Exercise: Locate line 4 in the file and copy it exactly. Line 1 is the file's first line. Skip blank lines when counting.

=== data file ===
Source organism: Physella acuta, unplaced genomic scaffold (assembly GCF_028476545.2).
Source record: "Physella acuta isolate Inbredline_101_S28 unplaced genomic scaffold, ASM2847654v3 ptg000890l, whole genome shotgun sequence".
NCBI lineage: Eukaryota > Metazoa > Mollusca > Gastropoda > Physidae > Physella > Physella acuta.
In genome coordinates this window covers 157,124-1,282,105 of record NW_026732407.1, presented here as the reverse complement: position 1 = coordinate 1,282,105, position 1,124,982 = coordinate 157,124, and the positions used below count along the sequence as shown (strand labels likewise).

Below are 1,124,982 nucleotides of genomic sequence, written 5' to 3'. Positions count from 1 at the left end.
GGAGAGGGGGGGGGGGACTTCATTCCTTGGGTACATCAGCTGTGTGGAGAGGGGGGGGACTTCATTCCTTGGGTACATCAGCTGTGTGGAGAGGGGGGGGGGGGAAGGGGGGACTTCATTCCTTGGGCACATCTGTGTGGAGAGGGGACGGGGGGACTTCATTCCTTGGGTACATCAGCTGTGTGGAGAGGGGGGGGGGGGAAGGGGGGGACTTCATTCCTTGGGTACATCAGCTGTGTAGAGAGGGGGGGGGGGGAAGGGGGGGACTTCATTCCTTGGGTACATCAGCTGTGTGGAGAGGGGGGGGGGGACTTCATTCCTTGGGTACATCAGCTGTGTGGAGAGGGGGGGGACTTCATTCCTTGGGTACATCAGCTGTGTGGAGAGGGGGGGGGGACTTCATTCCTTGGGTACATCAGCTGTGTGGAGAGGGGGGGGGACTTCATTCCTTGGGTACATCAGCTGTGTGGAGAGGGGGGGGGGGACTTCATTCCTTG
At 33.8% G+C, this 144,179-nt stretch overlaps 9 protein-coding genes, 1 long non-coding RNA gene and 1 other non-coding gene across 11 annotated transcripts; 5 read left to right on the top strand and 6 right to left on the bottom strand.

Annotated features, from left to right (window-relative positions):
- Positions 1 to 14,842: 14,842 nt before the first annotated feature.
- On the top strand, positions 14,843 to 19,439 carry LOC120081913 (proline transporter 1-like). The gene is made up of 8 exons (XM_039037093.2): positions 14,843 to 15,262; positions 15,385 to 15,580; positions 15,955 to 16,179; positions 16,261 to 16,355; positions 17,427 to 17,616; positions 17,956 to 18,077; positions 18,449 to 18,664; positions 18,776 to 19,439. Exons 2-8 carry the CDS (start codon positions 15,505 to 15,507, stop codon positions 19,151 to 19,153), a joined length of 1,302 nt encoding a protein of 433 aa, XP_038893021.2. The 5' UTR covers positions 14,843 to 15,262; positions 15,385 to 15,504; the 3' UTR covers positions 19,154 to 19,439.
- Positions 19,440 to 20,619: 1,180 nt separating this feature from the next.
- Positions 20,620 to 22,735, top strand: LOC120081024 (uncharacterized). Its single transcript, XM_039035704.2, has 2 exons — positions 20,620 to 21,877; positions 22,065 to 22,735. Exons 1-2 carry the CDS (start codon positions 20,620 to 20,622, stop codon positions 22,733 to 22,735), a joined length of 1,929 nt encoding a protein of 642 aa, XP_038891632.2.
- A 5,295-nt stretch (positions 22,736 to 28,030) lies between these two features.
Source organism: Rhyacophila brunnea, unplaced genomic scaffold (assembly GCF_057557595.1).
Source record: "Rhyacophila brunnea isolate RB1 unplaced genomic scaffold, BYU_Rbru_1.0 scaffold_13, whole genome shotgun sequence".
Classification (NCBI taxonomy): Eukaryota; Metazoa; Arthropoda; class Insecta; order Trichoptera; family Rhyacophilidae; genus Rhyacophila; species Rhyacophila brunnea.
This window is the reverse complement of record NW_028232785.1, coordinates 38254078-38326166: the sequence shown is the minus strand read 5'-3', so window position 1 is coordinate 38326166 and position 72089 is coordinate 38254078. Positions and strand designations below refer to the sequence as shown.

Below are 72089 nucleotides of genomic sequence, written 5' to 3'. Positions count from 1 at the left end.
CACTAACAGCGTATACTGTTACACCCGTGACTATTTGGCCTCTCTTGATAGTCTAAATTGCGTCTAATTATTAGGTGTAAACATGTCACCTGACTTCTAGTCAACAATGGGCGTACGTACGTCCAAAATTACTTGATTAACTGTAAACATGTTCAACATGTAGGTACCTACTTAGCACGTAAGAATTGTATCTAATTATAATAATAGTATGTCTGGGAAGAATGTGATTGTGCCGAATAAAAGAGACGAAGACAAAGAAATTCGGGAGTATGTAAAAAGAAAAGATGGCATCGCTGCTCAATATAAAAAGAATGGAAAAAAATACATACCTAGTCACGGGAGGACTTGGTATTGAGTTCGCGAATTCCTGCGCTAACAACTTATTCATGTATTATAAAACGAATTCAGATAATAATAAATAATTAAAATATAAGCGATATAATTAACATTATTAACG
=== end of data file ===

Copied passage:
In genome coordinates this window covers 157,124-1,282,105 of record NW_026732407.1, presented here as the reverse complement: position 1 = coordinate 1,282,105, position 1,124,982 = coordinate 157,124, and the positions used below count along the sequence as shown (strand labels likewise).